Thursday, November 24, 2005

Lipstick & Magazines #36: Gift

If you're not my friend Peggy, who told me a few weeks back that she was long done shopping and wrapping all her holiday presents, maybe something here would be nice for the sweet folks on your list?

Donna Hay rocks. My friend Katey turned me onto this "Australian Martha Stewart" (crass but true) - she's got numerous gloriously photographed cookbooks and a beautiful magazine, if you can find and afford it. I absolutely love that every recipe comes with a photo - makes all the difference.

Is it wrong to collect silicone rolling pins if they come in amazing colors?

Just about the cutest kitchen-themed ornaments ever. Really- take a look. Everyone should have a Kitchen Aid Mixer ornament. And the utensils to go with it!

New York is enjoying the cupcake retail boom, and looks like chocolate is getting its own stores too - these Chocolate Bar NYC shirts are great.

A Cat & Mouse Cheeseboard!

Gorgeous Chocolate-Covered Oreos: for the person who likes to eat his or her gifts.

Someone you know still eating Cup O'Noodles? Help them enjoy them in style with these classy bowls.

A copy of Toast: The Story of a Boy's Hunger - one of the best childhood & food memoirs I've read, by British cookbook author Nigel Slater.

And for the kiddies, how about stuffed My Paper Crane plush treats - a strawberry sprinkle donut pillow or quart of Egg Nog?

Happy Shopping!

Sunday, November 20, 2005

Lipstick & Magazines #35: Think

During my second year of college, my 6 female roommates took to calling me "Switzerland" because, for better or worse, I was horrible at taking sides. In my defense, most of these particular debates swirled around whether I believed X or Y was telling the truth in the Great Cereal Thief situation, but it is true that in many cases, I see things as very gray, not black or white, and sometimes this bugs people because it makes me a horrible debater (but a much better negotiator).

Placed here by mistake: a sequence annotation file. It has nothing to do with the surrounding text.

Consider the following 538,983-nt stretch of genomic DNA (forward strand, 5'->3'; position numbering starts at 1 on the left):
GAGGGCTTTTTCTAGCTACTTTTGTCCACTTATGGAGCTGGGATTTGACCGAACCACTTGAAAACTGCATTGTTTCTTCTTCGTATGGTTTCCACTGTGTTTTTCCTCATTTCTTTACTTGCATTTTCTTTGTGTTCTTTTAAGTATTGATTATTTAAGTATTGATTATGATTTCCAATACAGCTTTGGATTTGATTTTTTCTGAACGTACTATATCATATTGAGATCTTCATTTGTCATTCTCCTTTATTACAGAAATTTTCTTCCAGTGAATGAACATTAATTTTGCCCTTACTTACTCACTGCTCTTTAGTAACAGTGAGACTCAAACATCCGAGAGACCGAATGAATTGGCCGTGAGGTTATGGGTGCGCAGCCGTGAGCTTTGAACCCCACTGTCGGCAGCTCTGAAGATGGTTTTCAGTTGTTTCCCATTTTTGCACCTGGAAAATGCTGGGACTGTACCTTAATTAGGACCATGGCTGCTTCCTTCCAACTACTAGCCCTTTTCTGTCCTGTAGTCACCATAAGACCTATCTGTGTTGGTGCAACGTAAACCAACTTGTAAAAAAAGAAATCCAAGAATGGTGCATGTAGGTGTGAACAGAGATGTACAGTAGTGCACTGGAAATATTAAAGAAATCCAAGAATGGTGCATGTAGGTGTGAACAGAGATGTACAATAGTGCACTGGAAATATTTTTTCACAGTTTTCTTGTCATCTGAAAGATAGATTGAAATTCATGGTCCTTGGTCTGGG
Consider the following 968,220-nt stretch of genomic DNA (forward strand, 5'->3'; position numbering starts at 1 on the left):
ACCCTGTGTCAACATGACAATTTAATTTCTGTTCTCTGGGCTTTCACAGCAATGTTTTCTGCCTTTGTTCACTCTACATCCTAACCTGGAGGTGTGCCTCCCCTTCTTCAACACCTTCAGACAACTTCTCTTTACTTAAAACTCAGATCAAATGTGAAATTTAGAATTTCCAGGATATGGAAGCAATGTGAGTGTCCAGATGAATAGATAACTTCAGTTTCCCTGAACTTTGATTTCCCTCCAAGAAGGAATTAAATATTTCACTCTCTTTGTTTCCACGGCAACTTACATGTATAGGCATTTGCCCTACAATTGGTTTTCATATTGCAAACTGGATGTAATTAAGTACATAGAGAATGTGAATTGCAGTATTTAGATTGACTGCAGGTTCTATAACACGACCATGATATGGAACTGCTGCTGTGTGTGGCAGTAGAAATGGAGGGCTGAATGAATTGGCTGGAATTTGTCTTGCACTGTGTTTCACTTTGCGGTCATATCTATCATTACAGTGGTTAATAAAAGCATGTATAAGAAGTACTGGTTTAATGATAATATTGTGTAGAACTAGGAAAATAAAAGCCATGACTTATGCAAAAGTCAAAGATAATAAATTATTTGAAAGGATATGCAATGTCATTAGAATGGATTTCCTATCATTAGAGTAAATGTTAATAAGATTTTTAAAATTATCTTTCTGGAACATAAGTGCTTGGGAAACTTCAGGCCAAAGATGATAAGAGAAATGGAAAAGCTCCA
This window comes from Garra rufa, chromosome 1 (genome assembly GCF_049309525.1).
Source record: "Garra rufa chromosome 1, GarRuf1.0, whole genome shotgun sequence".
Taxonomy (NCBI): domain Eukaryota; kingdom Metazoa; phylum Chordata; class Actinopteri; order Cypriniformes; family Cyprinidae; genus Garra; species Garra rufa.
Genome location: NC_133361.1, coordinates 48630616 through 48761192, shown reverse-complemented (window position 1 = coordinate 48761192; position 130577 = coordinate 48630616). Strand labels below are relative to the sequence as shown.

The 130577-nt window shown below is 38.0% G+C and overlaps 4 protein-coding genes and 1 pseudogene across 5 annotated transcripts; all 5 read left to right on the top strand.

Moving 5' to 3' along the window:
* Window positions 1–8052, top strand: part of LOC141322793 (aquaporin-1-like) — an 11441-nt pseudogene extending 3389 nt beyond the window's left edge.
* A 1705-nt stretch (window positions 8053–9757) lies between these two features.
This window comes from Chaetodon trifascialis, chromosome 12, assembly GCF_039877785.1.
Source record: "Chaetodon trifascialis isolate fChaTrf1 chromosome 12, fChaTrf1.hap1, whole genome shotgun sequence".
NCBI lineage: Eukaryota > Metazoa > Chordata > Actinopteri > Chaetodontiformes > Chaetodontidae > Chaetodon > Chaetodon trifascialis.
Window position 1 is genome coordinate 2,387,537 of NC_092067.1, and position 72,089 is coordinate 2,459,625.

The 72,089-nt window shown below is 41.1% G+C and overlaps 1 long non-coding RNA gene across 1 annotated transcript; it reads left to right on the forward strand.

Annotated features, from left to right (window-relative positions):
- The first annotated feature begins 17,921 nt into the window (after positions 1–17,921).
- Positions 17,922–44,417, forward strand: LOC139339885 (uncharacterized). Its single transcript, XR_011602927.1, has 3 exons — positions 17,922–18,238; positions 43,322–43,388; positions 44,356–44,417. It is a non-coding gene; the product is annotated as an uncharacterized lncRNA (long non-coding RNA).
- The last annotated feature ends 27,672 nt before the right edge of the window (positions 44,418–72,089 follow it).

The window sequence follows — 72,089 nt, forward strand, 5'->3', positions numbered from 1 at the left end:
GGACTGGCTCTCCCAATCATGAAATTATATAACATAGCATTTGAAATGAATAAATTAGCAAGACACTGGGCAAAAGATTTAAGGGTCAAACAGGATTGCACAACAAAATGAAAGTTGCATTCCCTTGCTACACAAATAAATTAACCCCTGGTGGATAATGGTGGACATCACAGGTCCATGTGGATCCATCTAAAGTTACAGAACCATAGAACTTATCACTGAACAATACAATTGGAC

Here, then, are three items that have stirred up my brain recently, inspired me to think about all the many fences out there and all the sides to pick from:

Brain Child - No, I'm not in the target "thinking mother" demographic, but I read this smarty-pants literary and cultural magazine cover to cover. If you're interested in women, controversial concepts of "women's work," parenting & lifestyle issues, kids, or quality writing about compelling world issues that affect more than just moms, check out this publication. Great short stories too.

Nextbook- This "gateway to Jewish literature, culture, & ideas" could serve as a model for other cultural websites - what a wealth of articles, interviews, podcasts, and, especially, book features and lists. I recently read Myla Goldberg's books Wickett's Remedy (and have also been reading a lot of bad reviews of Bee Season, the new movie based on her first book) so I was curious to listen to the recent podcast interview with her. In it, she says she doesn't consider herself a "Jewish writer," choosing to right about Irish Catholics in Boston almost specifically to show that she doesn't just write "Jewish" books. Writers and identity politics are forever entwined (is he a "writer" or a "gay writer"? etc.), so I was interested to hear her take on the subject.